A statement issued by street artist Banksy this afternoon confirmed that his Gross Domestic Product store in a disused carpet shop on Church Street in the town centre is indeed his work, and that it is in effect a showroom for his latest “products” – products that he has been forced into making because of a legal dispute with a card company which is attempting to rip-off his copyrighted work.
Banksy calls the merchandise on display in Croydon “impractical and offensive”.
In the statement, Banksy said, “A greetings cards company is contesting the trademark I hold to my art, and attempting to take custody of my name so they can sell their fake Banksy merchandise legally.
“I think they’re banking on the idea I won’t show up in court to defend myself.”
The shop, opposite Croydon’s historic Surrey Street street market, also had a notice stuck up outside to explain the purpose.
It said, “The showroom is for display purposes only and the doors will not open.”
Anyone wanting to buy any of the limited-issue, hand-made Banksy products – such as the welcome mats, made from life vests salvaged from the shores of the Mediterranean, which have been hand-stitched by women in detainment camps in Greece, and which have been drenched in irony – will need to place their order online at the grossdomesticproduct.com website.
It is not yet clear whether Union Jack stab vests, “as worn by Stormzy”, and featured in the Banksy shop window, will also be among the items available to purchase.
“The showroom will be here for a few weeks only,” the notice said.
Also in the shop window is an anti-incinerator piece of work that Banksy has had displayed in other areas blighted by toxic air quality, showing a small child struggling to breathe.
Croydon Council has a £10million per year contract with Viridor to burn the borough’s rubbish, though council leader Tony Newman, who rushed to Church Street to get himself filmed outside the Banksy store in a blatant attempt to help raise his own profile, failed to appreciate the biting social commentary contained within. But then, Newman is a bit thick.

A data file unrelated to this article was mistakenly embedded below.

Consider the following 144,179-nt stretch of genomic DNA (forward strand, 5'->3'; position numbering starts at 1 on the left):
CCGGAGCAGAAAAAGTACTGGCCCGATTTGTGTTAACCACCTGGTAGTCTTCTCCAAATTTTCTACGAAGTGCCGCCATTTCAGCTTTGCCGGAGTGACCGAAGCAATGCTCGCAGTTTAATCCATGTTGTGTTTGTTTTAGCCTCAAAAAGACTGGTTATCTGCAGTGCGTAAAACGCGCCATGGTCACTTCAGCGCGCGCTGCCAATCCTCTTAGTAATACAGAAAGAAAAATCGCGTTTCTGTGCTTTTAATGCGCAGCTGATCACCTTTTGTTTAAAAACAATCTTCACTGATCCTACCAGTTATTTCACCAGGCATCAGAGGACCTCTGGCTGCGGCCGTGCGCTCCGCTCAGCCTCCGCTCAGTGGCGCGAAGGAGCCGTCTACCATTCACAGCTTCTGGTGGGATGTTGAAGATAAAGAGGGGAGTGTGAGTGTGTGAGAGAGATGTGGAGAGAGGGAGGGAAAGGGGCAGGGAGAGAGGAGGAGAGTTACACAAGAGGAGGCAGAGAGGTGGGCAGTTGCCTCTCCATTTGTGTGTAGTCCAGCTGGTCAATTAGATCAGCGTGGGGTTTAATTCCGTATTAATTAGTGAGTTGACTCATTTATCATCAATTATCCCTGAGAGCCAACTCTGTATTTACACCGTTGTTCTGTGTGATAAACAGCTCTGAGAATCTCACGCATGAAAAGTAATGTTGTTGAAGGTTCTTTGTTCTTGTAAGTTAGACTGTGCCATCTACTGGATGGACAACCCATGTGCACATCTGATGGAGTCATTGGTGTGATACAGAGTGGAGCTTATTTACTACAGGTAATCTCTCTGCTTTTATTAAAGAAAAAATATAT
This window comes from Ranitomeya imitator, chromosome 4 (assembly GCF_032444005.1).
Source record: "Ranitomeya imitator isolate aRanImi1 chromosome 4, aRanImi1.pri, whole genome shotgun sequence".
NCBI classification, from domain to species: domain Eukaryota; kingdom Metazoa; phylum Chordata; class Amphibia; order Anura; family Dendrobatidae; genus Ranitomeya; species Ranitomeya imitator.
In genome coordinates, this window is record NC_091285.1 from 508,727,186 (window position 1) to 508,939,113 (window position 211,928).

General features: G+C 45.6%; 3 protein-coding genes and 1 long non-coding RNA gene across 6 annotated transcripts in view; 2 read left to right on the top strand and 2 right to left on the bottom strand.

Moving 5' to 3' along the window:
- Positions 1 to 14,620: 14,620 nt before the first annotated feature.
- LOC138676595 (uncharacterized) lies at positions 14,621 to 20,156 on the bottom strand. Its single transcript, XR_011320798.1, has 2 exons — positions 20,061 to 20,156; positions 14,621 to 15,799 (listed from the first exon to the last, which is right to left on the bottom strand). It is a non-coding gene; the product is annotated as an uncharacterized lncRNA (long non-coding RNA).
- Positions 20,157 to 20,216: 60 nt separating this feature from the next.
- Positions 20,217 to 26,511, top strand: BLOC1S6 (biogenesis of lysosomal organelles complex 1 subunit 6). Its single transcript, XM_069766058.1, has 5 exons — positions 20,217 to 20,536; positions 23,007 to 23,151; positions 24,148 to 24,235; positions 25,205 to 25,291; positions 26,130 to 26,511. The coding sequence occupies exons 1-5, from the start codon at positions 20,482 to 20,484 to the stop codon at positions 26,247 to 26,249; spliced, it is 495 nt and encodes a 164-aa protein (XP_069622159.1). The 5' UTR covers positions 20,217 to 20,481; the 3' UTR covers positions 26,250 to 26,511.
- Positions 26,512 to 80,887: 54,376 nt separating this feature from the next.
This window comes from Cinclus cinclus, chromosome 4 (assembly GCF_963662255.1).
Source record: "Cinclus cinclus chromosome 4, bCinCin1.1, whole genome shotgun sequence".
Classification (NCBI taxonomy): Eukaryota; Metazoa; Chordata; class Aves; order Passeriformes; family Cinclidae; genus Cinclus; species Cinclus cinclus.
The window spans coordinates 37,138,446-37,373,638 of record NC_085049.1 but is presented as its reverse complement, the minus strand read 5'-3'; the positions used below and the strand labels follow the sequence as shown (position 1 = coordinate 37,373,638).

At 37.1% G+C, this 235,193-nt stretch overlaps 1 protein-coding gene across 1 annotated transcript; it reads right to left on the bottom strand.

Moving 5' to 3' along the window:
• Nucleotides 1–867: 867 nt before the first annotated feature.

The lawyer representing Banksy in his copyright dispute called the legal action being undertaken against the artist as “frankly ludicrous litigation”.
Solicitor Mark Stephens told ITV News, “Banksy is in a difficult position because he doesn’t produce his own range of shoddy merchandise and the law is quite clear – if the trademark-holder is not using the mark, then it can be transferred to someone who will.”
To resolve the matter, Bansky has begun to market his own range of merchandise and so opened the showroom.
Banksy recommends that the store is “best viewed at night”.
In his Instagram post, the artist said, “Sometimes you go to work and it’s hard to know what to paint, but for the past few months I’ve been making stuff for the sole purpose of fulfilling trademark categories under EU law. It’s not a very sexy muse.
“The proceeds from these products will go towards buying a new migrant rescue boat to replace the one confiscated by Italian authorities.
“So you may well be committing a criminal offence by purchasing them.”
Other items for sale include disco balls made from used police riot helmets, a signed spray paint can, a handbag made from a brick, and a toddler’s counting toy where children are encouraged to load wooden migrant figures inside a haulage truck.
Banksy added: “I still encourage anyone to copy, borrow, steal and amend my art for amusement, academic research or activism.
“I just don’t want them to get sole custody of my name.”
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